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    10/09/13 | The influence of synaptic weight distribution on neuronal population dynamics.
    Iyer R, Menon V, Buice M, Koch C, Mihalas S
    PLoS computational biology. 2013 Oct;9(10):e1003248. doi: 10.1371/journal.pcbi.1003248

    The manner in which different distributions of synaptic weights onto cortical neurons shape their spiking activity remains open. To characterize a homogeneous neuronal population, we use the master equation for generalized leaky integrate-and-fire neurons with shot-noise synapses. We develop fast semi-analytic numerical methods to solve this equation for either current or conductance synapses, with and without synaptic depression. We show that its solutions match simulations of equivalent neuronal networks better than those of the Fokker-Planck equation and we compute bounds on the network response to non-instantaneous synapses. We apply these methods to study different synaptic weight distributions in feed-forward networks. We characterize the synaptic amplitude distributions using a set of measures, called tail weight numbers, designed to quantify the preponderance of very strong synapses. Even if synaptic amplitude distributions are equated for both the total current and average synaptic weight, distributions with sparse but strong synapses produce higher responses for small inputs, leading to a larger operating range. Furthermore, despite their small number, such synapses enable the network to respond faster and with more stability in the face of external fluctuations.

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    11/24/11 | Multi-scale correlation structure of gene expression in the brain.
    Hawrylycz M, Ng L, Page D, Morris J, Lau C, Faber S, Faber V, Sunkin S, Menon V, Lein E, Jones A
    Neural networks : the official journal of the International Neural Network Society. 2011 Nov;24(9):933-42. doi: 10.1016/j.neunet.2011.06.012

    The mammalian brain is best understood as a multi-scale hierarchical neural system, in the sense that connection and function occur on multiple scales from micro to macro. Modern genomic-scale expression profiling can provide insight into methodologies that elucidate this architecture. We present a methodology for understanding the relationship of gene expression and neuroanatomy based on correlation between gene expression profiles across tissue samples. A resulting tool, NeuroBlast, can identify networks of genes co-expressed within or across neuroanatomic structures. The method applies to any data modality that can be mapped with sufficient spatial resolution, and provides a computation technique to elucidate neuroanatomy via patterns of gene expression on spatial and temporal scales. In addition, from the perspective of spatial location, we discuss a complementary technique that identifies gene classes that contribute to defining anatomic patterns.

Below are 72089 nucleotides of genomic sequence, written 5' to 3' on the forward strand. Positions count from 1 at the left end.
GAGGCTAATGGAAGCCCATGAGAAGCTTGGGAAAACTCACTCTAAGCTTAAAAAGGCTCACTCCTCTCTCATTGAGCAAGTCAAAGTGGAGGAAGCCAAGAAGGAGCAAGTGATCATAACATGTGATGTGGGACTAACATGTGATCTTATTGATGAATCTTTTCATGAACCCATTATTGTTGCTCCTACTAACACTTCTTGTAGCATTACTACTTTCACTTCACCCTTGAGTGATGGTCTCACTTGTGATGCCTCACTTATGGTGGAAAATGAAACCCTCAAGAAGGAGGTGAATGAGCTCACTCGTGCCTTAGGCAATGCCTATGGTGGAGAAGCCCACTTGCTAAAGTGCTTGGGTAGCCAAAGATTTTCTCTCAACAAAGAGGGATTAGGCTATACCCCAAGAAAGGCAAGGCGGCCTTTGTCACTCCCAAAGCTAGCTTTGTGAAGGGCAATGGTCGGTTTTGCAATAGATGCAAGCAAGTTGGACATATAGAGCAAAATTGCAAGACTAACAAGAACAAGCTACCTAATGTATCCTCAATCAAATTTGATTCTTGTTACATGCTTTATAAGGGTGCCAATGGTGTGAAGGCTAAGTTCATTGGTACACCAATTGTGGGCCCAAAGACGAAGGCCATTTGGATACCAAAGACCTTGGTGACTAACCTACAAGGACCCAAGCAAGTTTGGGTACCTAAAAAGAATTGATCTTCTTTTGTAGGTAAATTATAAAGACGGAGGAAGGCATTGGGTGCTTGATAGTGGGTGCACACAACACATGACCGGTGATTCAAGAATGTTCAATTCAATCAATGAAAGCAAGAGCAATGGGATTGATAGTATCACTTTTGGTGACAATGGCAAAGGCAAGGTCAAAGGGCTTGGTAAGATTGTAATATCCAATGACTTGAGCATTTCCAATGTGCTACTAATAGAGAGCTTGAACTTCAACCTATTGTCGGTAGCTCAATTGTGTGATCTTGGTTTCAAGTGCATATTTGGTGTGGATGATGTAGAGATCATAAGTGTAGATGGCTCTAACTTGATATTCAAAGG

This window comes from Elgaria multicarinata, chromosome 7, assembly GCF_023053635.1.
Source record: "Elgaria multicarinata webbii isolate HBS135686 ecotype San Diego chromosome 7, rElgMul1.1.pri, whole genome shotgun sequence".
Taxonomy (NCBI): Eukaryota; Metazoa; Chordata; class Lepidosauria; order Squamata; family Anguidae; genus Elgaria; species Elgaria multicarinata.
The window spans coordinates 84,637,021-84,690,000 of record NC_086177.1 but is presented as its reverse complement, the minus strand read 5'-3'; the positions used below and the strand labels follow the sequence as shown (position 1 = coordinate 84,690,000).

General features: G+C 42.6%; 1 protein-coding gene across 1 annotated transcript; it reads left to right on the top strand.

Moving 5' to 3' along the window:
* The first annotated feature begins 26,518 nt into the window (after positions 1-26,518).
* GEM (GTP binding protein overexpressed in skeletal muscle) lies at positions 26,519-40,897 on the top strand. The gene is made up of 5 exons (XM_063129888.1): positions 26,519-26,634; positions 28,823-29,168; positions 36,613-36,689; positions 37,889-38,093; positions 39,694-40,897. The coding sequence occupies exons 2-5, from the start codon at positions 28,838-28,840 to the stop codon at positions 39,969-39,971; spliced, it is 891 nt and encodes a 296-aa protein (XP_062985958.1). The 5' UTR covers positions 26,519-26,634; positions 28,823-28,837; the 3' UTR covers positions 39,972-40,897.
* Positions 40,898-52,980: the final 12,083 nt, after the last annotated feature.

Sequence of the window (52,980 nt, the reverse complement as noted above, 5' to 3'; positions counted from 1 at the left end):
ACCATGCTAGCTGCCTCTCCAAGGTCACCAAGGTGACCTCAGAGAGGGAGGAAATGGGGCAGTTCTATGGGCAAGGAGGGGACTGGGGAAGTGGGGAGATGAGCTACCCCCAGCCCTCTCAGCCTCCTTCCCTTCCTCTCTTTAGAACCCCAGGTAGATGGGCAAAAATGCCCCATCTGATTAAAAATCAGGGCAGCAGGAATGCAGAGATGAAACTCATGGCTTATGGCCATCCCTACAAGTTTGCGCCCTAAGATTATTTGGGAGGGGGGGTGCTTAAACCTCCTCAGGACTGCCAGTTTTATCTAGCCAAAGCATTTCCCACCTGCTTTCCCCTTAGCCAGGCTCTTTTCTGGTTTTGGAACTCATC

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    11/01/11 | Frozen tissue can provide reproducible proteomic results of subcellular fractionation.
    Lim J, Menon V, Bitzer M, Miller LM, Madrid-Aliste C, Weiss LM, Fiser A, Angeletti RH
    Analytical biochemistry. 2011 Nov 1;418(1):78-84. doi: 10.1016/j.ab.2011.06.045

    Differential detergent fractionation (DDF) is frequently used to partition fresh cells and tissues into distinct compartments. We have tested whether DDF can reproducibly extract and fractionate cellular protein components from frozen tissues. Frozen kidneys were sequentially extracted with three different buffer systems. Analysis of the three fractions with liquid chromatography-tandem mass spectrometry (LC-MS/MS) identified 1693 proteins, some of which were common to all fractions and others of which were unique to specific fractions. Normalized spectral index (SI(N)) values obtained from these data were compared to evaluate both the reproducibility of the method and the efficiency of enrichment. SI(N) values between replicate fractions demonstrated a high correlation, confirming the reproducibility of the method. Correlation coefficients across the three fractions were significantly lower than those for the replicates, supporting the capability of DDF to differentially fractionate proteins into separate compartments. Subcellular annotation of the proteins identified in each fraction demonstrated a significant enrichment of cytoplasmic, cell membrane, and nuclear proteins in the three respective buffer system fractions. We conclude that DDF can be applied to frozen tissue to generate reproducible proteome coverage discriminating subcellular compartments. This demonstrates the feasibility of analyzing cellular compartment-specific proteins in archived tissue samples with the simple DDF method.